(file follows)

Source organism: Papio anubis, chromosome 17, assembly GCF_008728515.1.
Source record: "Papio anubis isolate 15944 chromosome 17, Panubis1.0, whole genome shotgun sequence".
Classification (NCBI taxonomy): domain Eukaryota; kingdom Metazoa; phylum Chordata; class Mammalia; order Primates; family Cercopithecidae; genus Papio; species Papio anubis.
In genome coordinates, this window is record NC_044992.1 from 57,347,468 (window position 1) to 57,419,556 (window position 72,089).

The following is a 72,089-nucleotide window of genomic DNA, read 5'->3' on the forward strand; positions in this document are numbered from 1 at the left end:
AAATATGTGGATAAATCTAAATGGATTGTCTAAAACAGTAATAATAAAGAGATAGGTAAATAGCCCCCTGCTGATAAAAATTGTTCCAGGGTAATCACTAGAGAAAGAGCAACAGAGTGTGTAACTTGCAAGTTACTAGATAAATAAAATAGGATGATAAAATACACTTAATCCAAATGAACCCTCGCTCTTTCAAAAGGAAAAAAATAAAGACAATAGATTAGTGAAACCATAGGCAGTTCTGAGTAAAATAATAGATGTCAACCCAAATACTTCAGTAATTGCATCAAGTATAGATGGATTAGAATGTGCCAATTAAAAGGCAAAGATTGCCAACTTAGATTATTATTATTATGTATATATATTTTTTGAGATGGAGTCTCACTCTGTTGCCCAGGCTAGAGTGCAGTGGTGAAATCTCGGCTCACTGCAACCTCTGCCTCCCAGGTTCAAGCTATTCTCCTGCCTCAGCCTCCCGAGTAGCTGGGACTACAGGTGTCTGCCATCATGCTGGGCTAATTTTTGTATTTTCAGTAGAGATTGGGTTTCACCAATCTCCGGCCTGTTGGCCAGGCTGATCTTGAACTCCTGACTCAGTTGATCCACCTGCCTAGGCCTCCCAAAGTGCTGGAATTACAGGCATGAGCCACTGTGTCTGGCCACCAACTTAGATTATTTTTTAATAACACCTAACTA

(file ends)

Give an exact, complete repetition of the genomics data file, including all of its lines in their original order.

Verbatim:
Source organism: Papio anubis, chromosome 17, assembly GCF_008728515.1.
Source record: "Papio anubis isolate 15944 chromosome 17, Panubis1.0, whole genome shotgun sequence".
Classification (NCBI taxonomy): domain Eukaryota; kingdom Metazoa; phylum Chordata; class Mammalia; order Primates; family Cercopithecidae; genus Papio; species Papio anubis.
In genome coordinates, this window is record NC_044992.1 from 57,347,468 (window position 1) to 57,419,556 (window position 72,089).

The following is a 72,089-nucleotide window of genomic DNA, read 5'->3' on the forward strand; positions in this document are numbered from 1 at the left end:
AAATATGTGGATAAATCTAAATGGATTGTCTAAAACAGTAATAATAAAGAGATAGGTAAATAGCCCCCTGCTGATAAAAATTGTTCCAGGGTAATCACTAGAGAAAGAGCAACAGAGTGTGTAACTTGCAAGTTACTAGATAAATAAAATAGGATGATAAAATACACTTAATCCAAATGAACCCTCGCTCTTTCAAAAGGAAAAAAATAAAGACAATAGATTAGTGAAACCATAGGCAGTTCTGAGTAAAATAATAGATGTCAACCCAAATACTTCAGTAATTGCATCAAGTATAGATGGATTAGAATGTGCCAATTAAAAGGCAAAGATTGCCAACTTAGATTATTATTATTATGTATATATATTTTTTGAGATGGAGTCTCACTCTGTTGCCCAGGCTAGAGTGCAGTGGTGAAATCTCGGCTCACTGCAACCTCTGCCTCCCAGGTTCAAGCTATTCTCCTGCCTCAGCCTCCCGAGTAGCTGGGACTACAGGTGTCTGCCATCATGCTGGGCTAATTTTTGTATTTTCAGTAGAGATTGGGTTTCACCAATCTCCGGCCTGTTGGCCAGGCTGATCTTGAACTCCTGACTCAGTTGATCCACCTGCCTAGGCCTCCCAAAGTGCTGGAATTACAGGCATGAGCCACTGTGTCTGGCCACCAACTTAGATTATTTTTTAATAACACCTAACTA